The ICNC, of which both Ackerman and DuVall are founding directors, describes itself as “an independent, non-profit, educational foundation that develops and encourages the study and use of civilian-based, nonmilitary strategies to establish and defend human rights, democracy and justice worldwide.” [10] Yet as will become clearer later, the name of their organisation belies its actual unstated objective, which is to help promote revolutions in geostrategically useful countries. Bearing this in mind, it is not surprising that most of ICNV’s principals of nonviolence were trained within the heart of the military-industrial complex: ICNV Vice-chair Berel Rodal, was formerly Director-General of the Policy Secretariat in the Department of National Defence; ICNV Manager of Educational Initiatives, Dr. Maria J. Stephan, has worked “at the U.S. Department of Defense and with the international staff at NATO Headquarters in Brussels”; and Shaazka Beyerle (former vice-president turned Senior Advisor of ICNV), is a founding Vice President of the European Institute.

more here

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fermenting counter-revolution in Iran: brooking institute

May 30, 2007 at 8:48 pm (faux democracy promotion, Think Tanks)

The nature of the regime is at the core of the challenge it poses, but the starting point of a counter-strategy is containment: that is, George Kennan’s classic vision of bringing countervailing pressures to bear against a revolutionary power’s external expansion until the structural contradictions within the system begin to weaken it internally.

Iran is not mainly an American problem; it is a challenge in the first instance to our allies and friends in the Middle East. Thus, the first stage in a counter-strategy is to bolster Arab allies and friends as counter-weights to Iranian power. While military cooperation with some Gulf Arabs, especially Saudi Arabia, is controversial at home, tightening American links with these allies is logically the core of such a strategy.

A wider strategic consensus may be emerging that would join the United States, key Arab states, and Israel against the Iranian threat. This should be nurtured. Arab countries have other options, including their own nuclear development, or appeasement of Iran. Far preferable is that they retain confidence in us as a reliable friend and protector.

Restoring this balance needs to include:

some success in stabilizing Iraq

broader use of economic pressures (as opposed to the narrowly targeted sanctions resorted to thus far)

stepping up support of civil society in Iran, including improving the quality of U.S. official broadcasting into Iran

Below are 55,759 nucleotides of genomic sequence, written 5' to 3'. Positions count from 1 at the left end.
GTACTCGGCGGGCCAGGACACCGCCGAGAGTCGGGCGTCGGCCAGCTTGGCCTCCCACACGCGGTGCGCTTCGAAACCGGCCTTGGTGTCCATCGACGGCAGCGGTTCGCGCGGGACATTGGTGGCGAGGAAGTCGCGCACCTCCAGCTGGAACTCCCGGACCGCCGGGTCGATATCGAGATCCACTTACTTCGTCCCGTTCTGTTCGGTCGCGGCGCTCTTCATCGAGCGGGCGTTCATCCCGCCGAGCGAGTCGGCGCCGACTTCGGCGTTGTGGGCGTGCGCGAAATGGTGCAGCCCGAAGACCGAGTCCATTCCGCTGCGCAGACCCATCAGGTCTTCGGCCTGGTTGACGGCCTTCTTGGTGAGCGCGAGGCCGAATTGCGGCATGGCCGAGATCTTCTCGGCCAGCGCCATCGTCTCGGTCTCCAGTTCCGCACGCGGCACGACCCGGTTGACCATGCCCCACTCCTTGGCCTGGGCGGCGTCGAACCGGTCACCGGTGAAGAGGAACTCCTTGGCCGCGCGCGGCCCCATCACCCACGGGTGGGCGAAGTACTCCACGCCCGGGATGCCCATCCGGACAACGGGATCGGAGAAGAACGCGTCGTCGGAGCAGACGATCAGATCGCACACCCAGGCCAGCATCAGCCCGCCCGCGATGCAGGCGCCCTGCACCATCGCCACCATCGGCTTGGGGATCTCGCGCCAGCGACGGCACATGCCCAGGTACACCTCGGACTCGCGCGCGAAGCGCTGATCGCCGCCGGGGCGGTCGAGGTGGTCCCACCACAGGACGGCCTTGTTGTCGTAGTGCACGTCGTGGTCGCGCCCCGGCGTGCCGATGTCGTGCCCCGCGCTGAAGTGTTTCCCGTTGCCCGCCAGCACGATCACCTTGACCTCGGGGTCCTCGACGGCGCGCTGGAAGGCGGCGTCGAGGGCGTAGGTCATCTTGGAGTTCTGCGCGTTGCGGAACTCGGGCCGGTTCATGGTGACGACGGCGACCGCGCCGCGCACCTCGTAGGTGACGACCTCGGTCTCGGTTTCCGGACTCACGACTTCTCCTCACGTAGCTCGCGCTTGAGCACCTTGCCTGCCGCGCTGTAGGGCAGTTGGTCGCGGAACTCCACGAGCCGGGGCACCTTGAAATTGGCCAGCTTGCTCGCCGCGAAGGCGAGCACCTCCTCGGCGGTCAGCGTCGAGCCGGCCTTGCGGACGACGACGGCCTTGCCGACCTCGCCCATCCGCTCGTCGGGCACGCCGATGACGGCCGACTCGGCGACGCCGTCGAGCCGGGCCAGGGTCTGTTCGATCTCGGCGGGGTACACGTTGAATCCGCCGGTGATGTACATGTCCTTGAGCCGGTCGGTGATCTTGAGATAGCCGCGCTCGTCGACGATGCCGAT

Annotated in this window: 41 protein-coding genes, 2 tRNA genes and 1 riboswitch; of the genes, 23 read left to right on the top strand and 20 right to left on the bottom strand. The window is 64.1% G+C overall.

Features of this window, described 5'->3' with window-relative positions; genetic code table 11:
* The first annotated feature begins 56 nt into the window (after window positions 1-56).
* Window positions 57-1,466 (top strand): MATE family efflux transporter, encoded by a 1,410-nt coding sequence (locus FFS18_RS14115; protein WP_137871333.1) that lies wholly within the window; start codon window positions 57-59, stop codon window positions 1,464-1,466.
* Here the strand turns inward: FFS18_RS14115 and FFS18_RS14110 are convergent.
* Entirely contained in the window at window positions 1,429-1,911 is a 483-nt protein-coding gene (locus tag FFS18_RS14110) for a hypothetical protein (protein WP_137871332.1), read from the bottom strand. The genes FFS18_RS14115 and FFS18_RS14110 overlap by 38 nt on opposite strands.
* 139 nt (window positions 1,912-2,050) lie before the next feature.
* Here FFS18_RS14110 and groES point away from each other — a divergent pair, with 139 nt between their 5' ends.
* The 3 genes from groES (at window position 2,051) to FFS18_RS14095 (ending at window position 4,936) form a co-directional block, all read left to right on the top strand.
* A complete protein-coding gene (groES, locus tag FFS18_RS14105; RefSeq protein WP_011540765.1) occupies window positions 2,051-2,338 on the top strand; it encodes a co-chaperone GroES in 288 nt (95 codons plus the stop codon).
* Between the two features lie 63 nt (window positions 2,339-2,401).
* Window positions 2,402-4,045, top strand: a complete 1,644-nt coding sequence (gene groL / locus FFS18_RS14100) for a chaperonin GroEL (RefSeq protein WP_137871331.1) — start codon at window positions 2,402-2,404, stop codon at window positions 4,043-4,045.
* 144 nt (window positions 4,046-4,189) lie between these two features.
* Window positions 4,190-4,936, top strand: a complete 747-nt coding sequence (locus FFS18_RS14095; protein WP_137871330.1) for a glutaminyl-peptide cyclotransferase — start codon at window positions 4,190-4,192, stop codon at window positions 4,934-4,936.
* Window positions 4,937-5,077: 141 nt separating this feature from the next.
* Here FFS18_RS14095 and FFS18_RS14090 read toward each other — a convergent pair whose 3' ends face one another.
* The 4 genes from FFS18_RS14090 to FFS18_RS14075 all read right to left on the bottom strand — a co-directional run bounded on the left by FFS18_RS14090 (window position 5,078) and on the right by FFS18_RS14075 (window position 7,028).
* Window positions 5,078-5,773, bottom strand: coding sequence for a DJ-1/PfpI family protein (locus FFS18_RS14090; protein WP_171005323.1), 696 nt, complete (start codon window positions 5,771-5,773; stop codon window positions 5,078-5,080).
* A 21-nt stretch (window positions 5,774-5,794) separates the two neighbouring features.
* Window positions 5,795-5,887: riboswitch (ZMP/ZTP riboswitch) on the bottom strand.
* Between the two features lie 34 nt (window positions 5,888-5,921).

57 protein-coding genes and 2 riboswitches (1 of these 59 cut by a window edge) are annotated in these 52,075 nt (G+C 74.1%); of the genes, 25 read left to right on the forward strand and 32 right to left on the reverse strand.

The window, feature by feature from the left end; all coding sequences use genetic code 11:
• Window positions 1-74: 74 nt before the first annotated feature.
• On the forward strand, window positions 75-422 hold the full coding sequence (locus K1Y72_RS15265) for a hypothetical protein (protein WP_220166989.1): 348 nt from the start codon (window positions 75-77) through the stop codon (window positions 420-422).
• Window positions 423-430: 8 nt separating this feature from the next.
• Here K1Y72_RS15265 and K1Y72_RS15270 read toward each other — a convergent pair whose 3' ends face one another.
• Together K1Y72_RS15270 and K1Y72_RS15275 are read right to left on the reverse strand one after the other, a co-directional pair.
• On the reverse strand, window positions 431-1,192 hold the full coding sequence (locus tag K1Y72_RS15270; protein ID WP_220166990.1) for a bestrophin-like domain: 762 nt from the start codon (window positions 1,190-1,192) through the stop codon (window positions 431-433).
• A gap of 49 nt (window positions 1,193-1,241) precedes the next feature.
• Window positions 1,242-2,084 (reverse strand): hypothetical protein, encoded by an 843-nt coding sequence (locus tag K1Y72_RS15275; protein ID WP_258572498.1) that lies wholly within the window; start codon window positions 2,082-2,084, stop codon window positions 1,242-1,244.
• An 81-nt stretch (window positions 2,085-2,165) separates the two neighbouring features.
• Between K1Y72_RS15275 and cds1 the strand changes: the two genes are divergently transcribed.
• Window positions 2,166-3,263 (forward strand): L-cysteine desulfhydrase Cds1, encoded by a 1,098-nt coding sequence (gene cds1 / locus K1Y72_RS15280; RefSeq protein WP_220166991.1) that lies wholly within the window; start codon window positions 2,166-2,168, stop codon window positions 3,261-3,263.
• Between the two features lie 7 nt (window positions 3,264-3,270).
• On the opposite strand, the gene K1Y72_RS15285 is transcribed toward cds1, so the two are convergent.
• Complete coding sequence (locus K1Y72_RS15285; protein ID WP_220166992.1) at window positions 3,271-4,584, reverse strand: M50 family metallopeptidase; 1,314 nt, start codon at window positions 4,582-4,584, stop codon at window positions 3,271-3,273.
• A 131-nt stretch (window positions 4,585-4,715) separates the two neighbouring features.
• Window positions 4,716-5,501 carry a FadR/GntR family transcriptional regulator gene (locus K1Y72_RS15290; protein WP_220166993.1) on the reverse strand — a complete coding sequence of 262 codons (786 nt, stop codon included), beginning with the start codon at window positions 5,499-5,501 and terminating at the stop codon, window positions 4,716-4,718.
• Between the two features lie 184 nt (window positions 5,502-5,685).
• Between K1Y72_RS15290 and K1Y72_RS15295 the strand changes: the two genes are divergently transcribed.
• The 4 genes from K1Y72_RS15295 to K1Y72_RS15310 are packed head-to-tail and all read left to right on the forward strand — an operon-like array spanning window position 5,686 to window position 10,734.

more on the Brooking Institute

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Foundation for Defence of Democracies and Iran

May 23, 2007 at 8:22 am (Think Tanks)

The Foundation for Defense of Democracies (FDD), a neo-conservative group created two days after the 9/11 attacks on New York and the Pentagon, is holding what it calls a policy workshop during Congress Memorial Day recess, no doubt to plot strategy for moving U.S. policy toward Iran in a direction compatible with its confrontational views.

The workshop, entitled Confronting The Iranian Threat: The Way Forward, is to include 30 or so leading experts who will analyze the implications of Iran’s activities, the diplomatic challenges, military and intelligence capabilities, the spread of its ideology within and beyond its borders, and other issues, including the prospects for democratization in the Islamic world, energy security and other related issues that face policymakers in the United States, Europe and the Middle East, according to the invitation letter from FDD’s president, Clifford May. The purpose will be “exploring policy options and consider solutions to one of the most significant policy issues of our day.”

Among those experts who have been invited are several serving and former senior administration officials, including one of the diminishing number of neo-cons left in the Bush administration, Under Secretary of State for Democracy and Global Affairs, Paula Dobriansky; the hard-line Iran country director in the Office of the Secretary of Defense (OSD) and Office of Special Plans (OSP) alumna, Ladan Archin; the recently-departed State Department Coordinator of Counterterrorism, Amb. Henry Crumpton; the former Deputy Assistant Secretary for Intelligence and Analysis at the Treasury Department, Matthew Levitt, who is now with the pro-Israel Washington Institute for Near East Policy (WINEP). The administration’s new UN Ambassador, Zalmay Khalilzad, has also been invited, although his duties as next month’s Security Council president may make it difficult for him to travel. In any case, his spouse, Cheryl Benard, who directs the RAND Center for Middle East Public Policy, is confirmed.

Invitees will have all their expenses paid and receive a $1,000 honorarium.

more information, and links here:

http://www.ips.org/blog/jimlobe/?p=21